The never-ending tale

The Chargers' need at safety appears to be a never-ending story, the likes of which hasn't been seen since Atreyu rode Falkor the Luckdragon over Fantasia. After signing Bhawoh Jue and Marlon McCree the last two offseasons, respectively, the Chargers will be looking for another safety, one who can make more big plays than did Terrence Kiel in 2006.

Safety is quickly becoming one of the more demanding positions on defense. Once thought of as a place to plug in slow cornerbacks and small linebackers, the position has since evolved with the arrival of uncanny athletes such as Ed Reed, Sean Taylor and Michael Huff. That is why players like Josh Gattis, who has the speed to run with receivers and the size to stop the run, are suddenly in high demand.

Gattis, a 6-foot-1, 213 lb. safety from Wake Forest, had an impressive college career. He moved into the starting line-up as a sophomore in 2004 and totaled 225 tackles, 12 interceptions and four forced fumbles from that point on.

His stellar play earned him numerous accolades. He was selected first-team All-ACC; he was named Honorable mention All-American by Sports Illustrated; and he was on the Jim Thorpe Award watch list. Gattis is grateful for the recognition, having played for a school that didn't always get its fair share of it.

"A lot of times in the past we haven't won a lot of games at Wake Forest so a lot of scouts haven't stopped through," Gattis said. "We just haven't had the notoriety of the some of the other players that have come from big-name schools, yet we compete in one of the toughest conferences – the Atlantic Coast Conference."

Gattis had a chance to prove his worth while in Mobile, Ala. for the Senior Bowl but got only mixed results. He was able to show good speed, anticipation and recognition, but struggled in man-to-man coverage and when asked to defend too much space.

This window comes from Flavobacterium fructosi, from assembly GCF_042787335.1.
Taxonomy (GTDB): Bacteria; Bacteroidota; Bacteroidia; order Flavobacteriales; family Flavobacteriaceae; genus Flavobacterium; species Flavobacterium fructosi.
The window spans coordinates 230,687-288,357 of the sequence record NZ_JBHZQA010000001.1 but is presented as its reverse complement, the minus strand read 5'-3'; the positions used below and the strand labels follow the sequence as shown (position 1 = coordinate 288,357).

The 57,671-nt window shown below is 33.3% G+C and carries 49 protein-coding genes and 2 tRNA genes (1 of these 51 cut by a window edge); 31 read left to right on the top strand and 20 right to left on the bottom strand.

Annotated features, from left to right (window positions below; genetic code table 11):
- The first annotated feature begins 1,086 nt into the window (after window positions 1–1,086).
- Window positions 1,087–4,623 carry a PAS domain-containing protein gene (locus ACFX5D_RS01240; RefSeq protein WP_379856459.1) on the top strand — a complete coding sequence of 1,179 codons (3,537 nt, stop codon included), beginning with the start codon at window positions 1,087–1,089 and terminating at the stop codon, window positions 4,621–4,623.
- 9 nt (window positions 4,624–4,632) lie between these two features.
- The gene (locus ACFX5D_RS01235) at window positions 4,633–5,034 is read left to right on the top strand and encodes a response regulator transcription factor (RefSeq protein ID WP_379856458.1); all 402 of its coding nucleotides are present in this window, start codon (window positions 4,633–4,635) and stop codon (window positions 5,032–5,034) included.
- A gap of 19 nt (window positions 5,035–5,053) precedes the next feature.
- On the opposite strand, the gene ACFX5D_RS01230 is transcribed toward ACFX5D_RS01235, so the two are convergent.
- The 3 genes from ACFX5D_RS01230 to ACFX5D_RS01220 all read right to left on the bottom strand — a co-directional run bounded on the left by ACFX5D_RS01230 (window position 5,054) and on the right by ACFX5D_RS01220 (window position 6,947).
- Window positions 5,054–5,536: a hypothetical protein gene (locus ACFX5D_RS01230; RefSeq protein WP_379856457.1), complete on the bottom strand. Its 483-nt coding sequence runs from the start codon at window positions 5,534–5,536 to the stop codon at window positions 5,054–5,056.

One thing that became obvious as the week wore on is that Gattis relishes his role as the quarterback of the secondary, a must for any successful safety. If that didn't win scouts over, then his attitude no doubt did.

"I'm a high-effort player, regardless of whether it is special teams, defense or any part of the game," Gattis said. "I'm a guy that's going to give it his all. Away from the field, I'm going to represent my team very highly. I'm a guy that will be out in the community, that won't get in trouble – just a clean-cut guy who is will work to be a better person and a better player."

That could mean more high-effort plays (fumble recoveries, tipped passes, etc.) for the Chargers and less "purple drank" for East Texas.

Several teams saw Gattis' potential to contribute both on the field and in the locker room and thus made a point to meet with him during Senior Bowl week. The Chargers, Dolphins, Falcons, Jets and Panthers were among the teams to set up meeting with him.

In fact, San Diego told Gattis it was targeting safeties while in Mobile.

Gattis is unlikely to ever make as many big plays as Ed Reed, but he is equally unlikely to generate as many embarrassing headlines as Kiel (public urination, really?). He is, however, a heady player who is willing to do whatever it takes to help the Chargers take the next step towards a championship season.

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